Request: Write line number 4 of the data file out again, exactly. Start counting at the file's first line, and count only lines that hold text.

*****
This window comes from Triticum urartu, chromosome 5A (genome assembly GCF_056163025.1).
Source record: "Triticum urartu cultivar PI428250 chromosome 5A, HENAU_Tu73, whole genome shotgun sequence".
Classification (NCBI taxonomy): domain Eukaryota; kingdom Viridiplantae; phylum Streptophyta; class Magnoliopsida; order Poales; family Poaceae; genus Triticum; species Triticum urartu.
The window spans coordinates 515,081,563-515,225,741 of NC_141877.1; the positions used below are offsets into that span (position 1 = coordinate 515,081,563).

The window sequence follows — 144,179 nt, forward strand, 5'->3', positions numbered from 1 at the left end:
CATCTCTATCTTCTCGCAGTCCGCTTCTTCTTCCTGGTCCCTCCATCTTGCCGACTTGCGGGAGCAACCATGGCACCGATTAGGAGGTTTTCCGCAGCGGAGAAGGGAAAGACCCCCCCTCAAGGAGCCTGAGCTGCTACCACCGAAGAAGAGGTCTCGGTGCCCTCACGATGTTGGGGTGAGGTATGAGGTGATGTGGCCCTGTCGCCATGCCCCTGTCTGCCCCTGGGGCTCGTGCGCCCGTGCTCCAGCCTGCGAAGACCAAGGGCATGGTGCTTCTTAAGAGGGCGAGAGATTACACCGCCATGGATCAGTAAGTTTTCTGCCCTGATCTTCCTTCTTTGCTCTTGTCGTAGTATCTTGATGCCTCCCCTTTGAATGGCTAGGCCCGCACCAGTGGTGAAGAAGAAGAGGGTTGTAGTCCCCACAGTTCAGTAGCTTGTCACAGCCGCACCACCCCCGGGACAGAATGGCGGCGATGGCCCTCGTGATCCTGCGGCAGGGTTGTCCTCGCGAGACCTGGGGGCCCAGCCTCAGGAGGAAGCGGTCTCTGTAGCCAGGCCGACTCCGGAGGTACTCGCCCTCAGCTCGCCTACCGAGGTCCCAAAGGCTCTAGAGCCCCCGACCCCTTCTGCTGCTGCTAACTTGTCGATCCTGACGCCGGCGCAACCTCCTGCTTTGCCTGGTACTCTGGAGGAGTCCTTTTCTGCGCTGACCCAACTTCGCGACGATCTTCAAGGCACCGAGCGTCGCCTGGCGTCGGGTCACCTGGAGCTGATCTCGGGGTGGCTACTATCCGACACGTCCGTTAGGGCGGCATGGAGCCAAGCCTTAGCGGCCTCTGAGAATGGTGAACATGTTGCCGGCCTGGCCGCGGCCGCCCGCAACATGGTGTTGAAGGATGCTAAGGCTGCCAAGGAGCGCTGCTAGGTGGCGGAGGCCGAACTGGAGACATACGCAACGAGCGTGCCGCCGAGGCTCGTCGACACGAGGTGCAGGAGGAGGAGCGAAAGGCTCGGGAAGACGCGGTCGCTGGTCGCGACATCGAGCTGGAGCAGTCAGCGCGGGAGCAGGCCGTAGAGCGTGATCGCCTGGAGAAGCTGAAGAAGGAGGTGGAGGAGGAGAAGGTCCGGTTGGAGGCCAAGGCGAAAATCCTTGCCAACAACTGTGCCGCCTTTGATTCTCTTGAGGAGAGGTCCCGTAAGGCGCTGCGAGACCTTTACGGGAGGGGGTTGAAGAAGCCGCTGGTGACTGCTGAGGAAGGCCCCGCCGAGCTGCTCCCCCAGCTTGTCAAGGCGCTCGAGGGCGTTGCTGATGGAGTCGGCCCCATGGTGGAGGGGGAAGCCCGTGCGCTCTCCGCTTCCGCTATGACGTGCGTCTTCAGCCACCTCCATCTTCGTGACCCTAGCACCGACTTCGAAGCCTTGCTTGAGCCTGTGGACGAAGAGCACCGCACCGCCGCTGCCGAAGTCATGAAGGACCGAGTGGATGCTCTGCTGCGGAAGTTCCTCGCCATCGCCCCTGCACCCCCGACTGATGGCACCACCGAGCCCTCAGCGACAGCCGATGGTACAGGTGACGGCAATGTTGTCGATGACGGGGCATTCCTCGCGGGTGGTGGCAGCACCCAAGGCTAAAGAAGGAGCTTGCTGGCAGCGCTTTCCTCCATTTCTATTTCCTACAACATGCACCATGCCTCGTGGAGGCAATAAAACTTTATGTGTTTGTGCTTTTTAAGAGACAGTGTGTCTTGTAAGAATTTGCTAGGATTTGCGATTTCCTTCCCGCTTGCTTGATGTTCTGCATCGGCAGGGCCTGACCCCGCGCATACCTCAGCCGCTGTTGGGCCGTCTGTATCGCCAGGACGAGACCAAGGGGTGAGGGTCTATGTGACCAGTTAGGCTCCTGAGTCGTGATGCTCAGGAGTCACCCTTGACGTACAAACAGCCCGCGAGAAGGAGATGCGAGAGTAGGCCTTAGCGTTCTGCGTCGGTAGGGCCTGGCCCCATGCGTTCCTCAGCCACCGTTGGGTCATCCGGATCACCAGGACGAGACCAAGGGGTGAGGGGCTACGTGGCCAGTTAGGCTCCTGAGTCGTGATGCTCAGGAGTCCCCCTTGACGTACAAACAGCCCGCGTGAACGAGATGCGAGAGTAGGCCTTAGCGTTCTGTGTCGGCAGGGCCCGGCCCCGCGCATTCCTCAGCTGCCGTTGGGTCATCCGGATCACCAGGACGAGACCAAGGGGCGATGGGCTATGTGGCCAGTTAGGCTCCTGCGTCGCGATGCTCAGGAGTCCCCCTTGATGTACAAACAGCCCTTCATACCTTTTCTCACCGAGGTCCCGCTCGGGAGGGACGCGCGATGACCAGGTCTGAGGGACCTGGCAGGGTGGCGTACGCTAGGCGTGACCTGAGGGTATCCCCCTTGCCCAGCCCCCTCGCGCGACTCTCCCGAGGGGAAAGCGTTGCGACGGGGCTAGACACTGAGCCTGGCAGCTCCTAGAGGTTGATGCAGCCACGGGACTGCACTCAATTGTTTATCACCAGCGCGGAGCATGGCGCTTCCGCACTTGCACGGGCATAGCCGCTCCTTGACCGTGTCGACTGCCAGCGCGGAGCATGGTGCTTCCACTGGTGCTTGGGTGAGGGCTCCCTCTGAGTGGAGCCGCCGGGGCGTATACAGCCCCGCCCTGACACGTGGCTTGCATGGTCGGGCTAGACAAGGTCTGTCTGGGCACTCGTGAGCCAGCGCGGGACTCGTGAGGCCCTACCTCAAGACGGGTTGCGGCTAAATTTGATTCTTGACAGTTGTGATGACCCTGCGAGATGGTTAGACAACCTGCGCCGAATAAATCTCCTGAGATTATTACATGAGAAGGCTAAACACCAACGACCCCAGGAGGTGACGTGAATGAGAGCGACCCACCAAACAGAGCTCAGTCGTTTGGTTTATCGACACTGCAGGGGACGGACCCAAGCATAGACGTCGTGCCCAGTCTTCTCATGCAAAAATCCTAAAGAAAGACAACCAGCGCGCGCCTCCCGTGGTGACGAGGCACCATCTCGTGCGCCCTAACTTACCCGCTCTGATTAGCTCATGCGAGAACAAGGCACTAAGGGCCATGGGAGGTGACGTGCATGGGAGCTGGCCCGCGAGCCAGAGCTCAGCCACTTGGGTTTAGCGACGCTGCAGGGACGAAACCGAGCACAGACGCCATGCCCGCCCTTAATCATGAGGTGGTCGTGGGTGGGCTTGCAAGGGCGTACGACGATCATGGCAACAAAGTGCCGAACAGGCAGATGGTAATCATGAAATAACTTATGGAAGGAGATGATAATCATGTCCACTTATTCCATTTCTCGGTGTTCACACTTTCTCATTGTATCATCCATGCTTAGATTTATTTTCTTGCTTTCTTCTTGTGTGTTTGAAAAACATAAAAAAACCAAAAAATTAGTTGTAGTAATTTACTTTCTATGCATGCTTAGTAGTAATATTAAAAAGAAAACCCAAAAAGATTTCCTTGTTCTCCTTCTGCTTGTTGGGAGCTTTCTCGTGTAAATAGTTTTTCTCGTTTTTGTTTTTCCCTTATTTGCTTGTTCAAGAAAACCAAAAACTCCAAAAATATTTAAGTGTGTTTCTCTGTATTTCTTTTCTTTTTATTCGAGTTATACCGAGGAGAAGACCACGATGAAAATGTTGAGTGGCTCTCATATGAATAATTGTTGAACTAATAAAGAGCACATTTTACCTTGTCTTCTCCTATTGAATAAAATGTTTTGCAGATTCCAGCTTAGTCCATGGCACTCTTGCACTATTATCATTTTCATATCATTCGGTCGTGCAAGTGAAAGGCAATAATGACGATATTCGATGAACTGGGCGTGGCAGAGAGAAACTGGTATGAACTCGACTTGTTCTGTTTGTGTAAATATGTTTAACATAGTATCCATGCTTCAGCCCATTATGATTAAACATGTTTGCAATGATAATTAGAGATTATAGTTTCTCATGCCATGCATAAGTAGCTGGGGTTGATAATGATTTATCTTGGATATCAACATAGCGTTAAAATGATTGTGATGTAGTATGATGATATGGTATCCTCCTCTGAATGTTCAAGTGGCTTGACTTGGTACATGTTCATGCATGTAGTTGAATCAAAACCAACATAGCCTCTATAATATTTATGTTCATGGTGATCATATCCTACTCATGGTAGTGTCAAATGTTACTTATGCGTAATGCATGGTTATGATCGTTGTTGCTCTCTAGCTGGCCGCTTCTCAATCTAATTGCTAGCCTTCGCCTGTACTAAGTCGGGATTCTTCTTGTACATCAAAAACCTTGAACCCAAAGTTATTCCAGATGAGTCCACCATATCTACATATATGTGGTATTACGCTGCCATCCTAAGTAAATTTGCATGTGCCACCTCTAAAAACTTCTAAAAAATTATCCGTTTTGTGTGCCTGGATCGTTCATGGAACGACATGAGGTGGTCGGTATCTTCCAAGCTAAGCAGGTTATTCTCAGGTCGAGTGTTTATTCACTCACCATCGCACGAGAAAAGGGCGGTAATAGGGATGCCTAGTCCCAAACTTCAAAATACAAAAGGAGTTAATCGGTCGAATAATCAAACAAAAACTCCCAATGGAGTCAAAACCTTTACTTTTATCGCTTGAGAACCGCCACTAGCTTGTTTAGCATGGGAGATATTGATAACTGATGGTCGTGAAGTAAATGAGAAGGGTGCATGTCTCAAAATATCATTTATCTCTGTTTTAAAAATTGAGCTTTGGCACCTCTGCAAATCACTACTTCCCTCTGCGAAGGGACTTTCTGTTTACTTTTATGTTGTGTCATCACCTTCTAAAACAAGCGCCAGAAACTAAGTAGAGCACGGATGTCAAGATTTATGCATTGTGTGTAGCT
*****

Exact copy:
The window spans coordinates 515,081,563-515,225,741 of NC_141877.1; the positions used below are offsets into that span (position 1 = coordinate 515,081,563).